Gus Fring (sitting in a booth with a yellow shirt and blue tie) is talking with Walter White (unseen) across the table - a Los Pollos cup is placed on the table

Bad Nauseam: Mandala

Walter and Jesse are forced to work with a distributor again after Combo is murdered in a turf dispute. Consumed by grief and guilt, Jesse turns to heroin in order to escape his emotions.

I was unsure at first whether this episode should have its own entry, considering that it ends on such an abrupt cliffhanger – it is clearly one script divided into multiple parts. However, I think that three very important developments take place during this instalment, and it takes a dedicated post to properly discuss them all.

First, Jesse’s friend Combo is murdered in the opening teaser. Rodney Rush didn’t ask to leave the show and I feel kind of bad for him as he did a decent job for a first-time actor. Nevertheless, people do get killed in the drugs trade and it makes sense for one of Jesse’s friends to die, otherwise it starts to feel like our characters have plot armour. I like that it is a child who murders Combo, subverting the audience’s expectations, but I also appreciate that Combo didn’t pull out his gun to defend himself. You could interpret this decision as the result of shock or panic, but I like to think that Combo didn’t have it in him to kill a child, even in self-defence.1

Note that Combo wears white, the colour of pacifism, naivety and burial shrouds

Second, a distraught Jesse, unable to cope with his feelings of guilt, turns to drugs for solace and in doing so triggers a relapse in his girlfriend Jane. She revealed in a previous episode that she was a recovering addict but it turns out that Jane’s drug of choice is not methamphetamine but heroin. One of heroin’s effects is that it creates a dream-like state of detachment, something a grief-stricken Jesse desperately wants. This is represented in the show by Jesse floating up off his bed, which Slovis achieved by placing Aaron Paul on a camera crane platform and slowly lifting him above the set. The acting and staging complement each other wonderfully, and the audience is left wondering how long Jesse can remain stable if he is relying on heroin to manage his emotions.2

They fill you with gas, and the gas is so terrifically lifting that it lifts you right off the ground like a balloon!”

Third, we meet Gus for the first time, played by Giancarlo Esposito.3 I don’t think I can stress enough how much Esposito changed Breaking Bad – he was initially booked for a single guest spot and ended up convincing the writers to completely re-work Season 3 around his character. Unlike Tuco or Krazy 8, Gus has taken great care to establish a double-life – the stage direction used in the script was “hiding in plain sight” and Esposito took that to heart, playing Gus as an exceptionally controlled and secretive man. He would use yoga to slow his breathing and incorporate “Pinter Pauses” into his dialogue, creating space where the audience could imagine Gus contemplating what to do next.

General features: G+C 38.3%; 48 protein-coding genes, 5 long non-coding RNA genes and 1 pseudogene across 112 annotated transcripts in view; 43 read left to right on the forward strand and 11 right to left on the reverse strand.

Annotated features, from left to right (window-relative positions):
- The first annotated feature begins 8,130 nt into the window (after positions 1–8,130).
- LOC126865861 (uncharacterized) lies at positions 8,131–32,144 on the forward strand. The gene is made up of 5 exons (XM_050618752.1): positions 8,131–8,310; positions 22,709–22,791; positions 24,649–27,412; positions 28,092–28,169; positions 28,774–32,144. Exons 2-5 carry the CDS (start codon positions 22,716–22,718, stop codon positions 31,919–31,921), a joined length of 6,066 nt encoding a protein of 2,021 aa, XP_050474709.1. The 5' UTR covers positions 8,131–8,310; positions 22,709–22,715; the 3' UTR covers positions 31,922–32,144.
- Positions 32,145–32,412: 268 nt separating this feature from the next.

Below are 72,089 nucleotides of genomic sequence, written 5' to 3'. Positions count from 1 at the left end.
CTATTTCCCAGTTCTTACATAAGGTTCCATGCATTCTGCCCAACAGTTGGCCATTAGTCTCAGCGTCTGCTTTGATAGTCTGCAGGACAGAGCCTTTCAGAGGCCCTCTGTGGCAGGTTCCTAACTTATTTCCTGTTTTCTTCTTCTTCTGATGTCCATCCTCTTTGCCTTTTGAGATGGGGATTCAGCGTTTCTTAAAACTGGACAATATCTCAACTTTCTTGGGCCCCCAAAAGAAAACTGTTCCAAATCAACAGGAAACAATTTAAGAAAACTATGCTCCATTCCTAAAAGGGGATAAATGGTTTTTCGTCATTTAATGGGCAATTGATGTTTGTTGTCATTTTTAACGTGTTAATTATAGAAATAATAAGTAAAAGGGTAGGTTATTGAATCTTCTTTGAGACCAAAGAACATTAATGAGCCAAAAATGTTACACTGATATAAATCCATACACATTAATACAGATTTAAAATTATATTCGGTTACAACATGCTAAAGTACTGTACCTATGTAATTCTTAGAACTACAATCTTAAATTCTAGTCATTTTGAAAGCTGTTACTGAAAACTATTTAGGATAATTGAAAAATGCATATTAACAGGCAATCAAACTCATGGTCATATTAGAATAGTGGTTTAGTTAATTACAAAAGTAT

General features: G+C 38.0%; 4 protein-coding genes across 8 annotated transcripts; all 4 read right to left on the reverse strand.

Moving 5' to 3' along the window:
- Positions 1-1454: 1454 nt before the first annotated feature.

Watch this scene again and count how many times Esposito waits before he speaks

It goes without saying that the conversation in Gus’ restaurant is extremely engaging, but I think that the most interesting line of dialogue is when Walt explains why he works with Jesse:

Because he does what I say. Because I can trust him.

This is not how most people would understand “trust” – the word implies mutual confidence or submission to a higher power. To say that you trust someone because they follow your commands is a very authoritarian way of viewing the world. It also suggests an underlying contempt for Jesse, despite the fact that the pair have grown closer together over the past few months.

Odds and Ends

  • Walter agrees to a lobectomy, which would remove the portion of his lung that contains a tumour. Walt’s initial diagnosis was that his cancer had spread to his lymph nodes so this operation won’t cure him, although it would help keep him in remission for longer.
  • Skyler discovers that Ted has been committing tax fraud and while she does not approve, she does not report him to the authorities either. There is an obvious parallel to be drawn here with Walt’s situation, and it is interesting that Ted felt compelled to break the law rather than give up the appearance of successful businessman and patriarch.
  • This episode was written by George Mastras – he also wrote Crazy Handful of Nothin’ (Series 1, Episode 6) and Grilled (Series 2, Episode 2) so I think it is safe to say he is one of the best writers on Breaking Bad.
  • The kid on the bike who shot Combo is named Tomás and he is the younger brother of Andrea, Jesse’s future girlfriend.
  • Tomás and the two “rival dealers”4 in the car all work for Gus, so in a way Gus is responsible for Combo’s death.
  • In Half Measures (Series 3, Episode 12), Jesse learns the dealers’ identity and tries to murder them at the same street corner from the opening teaser. Walt however kills the dealers first in an attempt to protect Jesse from Gus’ wrath.

Please use spoiler tags in the comments, as some Avocadians are watching Breaking Bad for the first time